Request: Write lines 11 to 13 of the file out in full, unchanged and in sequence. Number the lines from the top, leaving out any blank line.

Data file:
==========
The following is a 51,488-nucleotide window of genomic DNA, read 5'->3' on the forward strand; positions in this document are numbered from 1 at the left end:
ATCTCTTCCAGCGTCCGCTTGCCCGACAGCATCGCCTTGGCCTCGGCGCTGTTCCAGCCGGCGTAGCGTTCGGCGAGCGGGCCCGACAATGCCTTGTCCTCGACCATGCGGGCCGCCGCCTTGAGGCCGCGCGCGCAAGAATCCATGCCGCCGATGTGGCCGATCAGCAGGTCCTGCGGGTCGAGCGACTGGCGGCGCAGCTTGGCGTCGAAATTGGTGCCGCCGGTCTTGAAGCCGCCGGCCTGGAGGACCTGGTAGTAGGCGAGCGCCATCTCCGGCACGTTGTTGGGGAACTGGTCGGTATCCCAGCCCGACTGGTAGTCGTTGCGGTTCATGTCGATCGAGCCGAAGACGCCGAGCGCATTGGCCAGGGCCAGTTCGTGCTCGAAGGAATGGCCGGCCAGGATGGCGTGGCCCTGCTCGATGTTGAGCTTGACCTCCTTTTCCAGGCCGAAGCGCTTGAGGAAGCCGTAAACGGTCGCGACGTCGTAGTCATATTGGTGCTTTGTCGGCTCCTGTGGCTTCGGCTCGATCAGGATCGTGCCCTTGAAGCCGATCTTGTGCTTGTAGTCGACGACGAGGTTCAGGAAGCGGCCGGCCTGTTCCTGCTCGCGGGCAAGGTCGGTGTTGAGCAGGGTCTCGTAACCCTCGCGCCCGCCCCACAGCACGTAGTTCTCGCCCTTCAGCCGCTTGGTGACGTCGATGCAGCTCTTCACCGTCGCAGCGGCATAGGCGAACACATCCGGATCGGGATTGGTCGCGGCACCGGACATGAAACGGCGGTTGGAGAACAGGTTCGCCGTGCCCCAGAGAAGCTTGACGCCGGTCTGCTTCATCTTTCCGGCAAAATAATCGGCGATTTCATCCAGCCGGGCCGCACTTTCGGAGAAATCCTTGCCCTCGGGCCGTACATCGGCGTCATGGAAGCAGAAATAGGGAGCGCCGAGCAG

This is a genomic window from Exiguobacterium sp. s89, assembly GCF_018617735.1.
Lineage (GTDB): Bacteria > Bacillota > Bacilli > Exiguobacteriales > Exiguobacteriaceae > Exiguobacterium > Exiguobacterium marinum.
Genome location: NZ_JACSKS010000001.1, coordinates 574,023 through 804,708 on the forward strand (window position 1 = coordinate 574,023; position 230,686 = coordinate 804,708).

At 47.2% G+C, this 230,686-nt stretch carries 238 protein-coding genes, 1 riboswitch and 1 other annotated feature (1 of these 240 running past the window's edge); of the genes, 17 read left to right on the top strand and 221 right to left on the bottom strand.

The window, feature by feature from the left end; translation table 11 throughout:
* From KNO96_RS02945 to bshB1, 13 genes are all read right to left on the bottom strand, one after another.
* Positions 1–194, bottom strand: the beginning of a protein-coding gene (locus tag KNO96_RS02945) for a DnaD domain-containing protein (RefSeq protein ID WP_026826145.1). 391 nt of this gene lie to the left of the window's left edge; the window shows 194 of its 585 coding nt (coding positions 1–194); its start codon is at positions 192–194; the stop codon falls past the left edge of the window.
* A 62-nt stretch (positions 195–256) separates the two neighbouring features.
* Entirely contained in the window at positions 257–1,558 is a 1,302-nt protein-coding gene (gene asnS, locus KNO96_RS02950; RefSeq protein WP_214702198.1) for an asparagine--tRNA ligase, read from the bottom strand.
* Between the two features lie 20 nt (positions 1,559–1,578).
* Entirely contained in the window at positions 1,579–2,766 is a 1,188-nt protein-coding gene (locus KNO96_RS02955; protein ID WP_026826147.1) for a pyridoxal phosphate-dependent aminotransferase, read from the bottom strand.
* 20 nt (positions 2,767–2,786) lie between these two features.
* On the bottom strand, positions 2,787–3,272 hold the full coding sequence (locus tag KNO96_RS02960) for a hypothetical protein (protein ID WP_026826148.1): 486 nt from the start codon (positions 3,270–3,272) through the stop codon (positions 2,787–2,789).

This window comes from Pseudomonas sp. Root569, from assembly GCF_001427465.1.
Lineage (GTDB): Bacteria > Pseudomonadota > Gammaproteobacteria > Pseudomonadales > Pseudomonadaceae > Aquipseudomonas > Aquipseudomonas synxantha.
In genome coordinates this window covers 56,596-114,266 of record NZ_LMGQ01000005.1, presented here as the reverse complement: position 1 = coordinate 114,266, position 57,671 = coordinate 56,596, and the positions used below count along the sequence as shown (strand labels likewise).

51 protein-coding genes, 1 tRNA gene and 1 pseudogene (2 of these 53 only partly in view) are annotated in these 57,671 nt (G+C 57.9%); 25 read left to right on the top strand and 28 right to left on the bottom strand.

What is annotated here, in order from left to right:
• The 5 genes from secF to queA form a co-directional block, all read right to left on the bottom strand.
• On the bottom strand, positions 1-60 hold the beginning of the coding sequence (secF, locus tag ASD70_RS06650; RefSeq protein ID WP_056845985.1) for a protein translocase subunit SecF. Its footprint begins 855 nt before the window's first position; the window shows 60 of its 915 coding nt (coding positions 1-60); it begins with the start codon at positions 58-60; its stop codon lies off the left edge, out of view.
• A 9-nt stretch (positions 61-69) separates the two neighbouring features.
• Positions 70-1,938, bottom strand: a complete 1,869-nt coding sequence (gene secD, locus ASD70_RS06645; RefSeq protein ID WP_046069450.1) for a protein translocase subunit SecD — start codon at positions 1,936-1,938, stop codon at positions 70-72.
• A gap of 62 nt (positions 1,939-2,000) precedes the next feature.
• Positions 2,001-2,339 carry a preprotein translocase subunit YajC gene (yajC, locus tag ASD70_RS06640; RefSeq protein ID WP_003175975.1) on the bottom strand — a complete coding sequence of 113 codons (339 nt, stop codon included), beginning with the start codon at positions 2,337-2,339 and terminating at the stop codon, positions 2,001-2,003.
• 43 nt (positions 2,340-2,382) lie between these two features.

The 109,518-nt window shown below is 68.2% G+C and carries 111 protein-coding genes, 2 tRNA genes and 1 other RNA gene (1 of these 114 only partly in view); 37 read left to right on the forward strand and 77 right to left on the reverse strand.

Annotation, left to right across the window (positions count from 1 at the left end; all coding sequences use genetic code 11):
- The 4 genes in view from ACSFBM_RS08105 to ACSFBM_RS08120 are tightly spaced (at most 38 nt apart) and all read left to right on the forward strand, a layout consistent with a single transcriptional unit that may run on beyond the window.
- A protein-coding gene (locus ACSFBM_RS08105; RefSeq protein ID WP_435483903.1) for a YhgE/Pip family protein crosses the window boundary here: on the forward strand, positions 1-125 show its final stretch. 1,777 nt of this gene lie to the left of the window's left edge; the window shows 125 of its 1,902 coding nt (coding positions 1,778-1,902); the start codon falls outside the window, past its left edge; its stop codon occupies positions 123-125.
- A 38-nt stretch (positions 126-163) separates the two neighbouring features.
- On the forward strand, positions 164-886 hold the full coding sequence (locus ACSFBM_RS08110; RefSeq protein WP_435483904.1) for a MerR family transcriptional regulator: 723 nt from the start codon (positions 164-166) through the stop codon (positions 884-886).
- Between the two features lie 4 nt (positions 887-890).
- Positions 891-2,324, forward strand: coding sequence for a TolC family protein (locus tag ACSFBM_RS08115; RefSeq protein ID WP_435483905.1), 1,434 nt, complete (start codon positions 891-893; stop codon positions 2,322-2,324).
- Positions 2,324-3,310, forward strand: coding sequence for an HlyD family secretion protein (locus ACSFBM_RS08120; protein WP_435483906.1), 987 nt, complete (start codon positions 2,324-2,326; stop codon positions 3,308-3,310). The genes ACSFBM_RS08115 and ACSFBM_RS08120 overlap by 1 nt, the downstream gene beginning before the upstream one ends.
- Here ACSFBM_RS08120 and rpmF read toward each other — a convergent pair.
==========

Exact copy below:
* Entirely contained in the window at positions 257–1,558 is a 1,302-nt protein-coding gene (gene asnS, locus KNO96_RS02950; RefSeq protein WP_214702198.1) for an asparagine--tRNA ligase, read from the bottom strand.
* Between the two features lie 20 nt (positions 1,559–1,578).
* Entirely contained in the window at positions 1,579–2,766 is a 1,188-nt protein-coding gene (locus KNO96_RS02955; protein ID WP_026826147.1) for a pyridoxal phosphate-dependent aminotransferase, read from the bottom strand.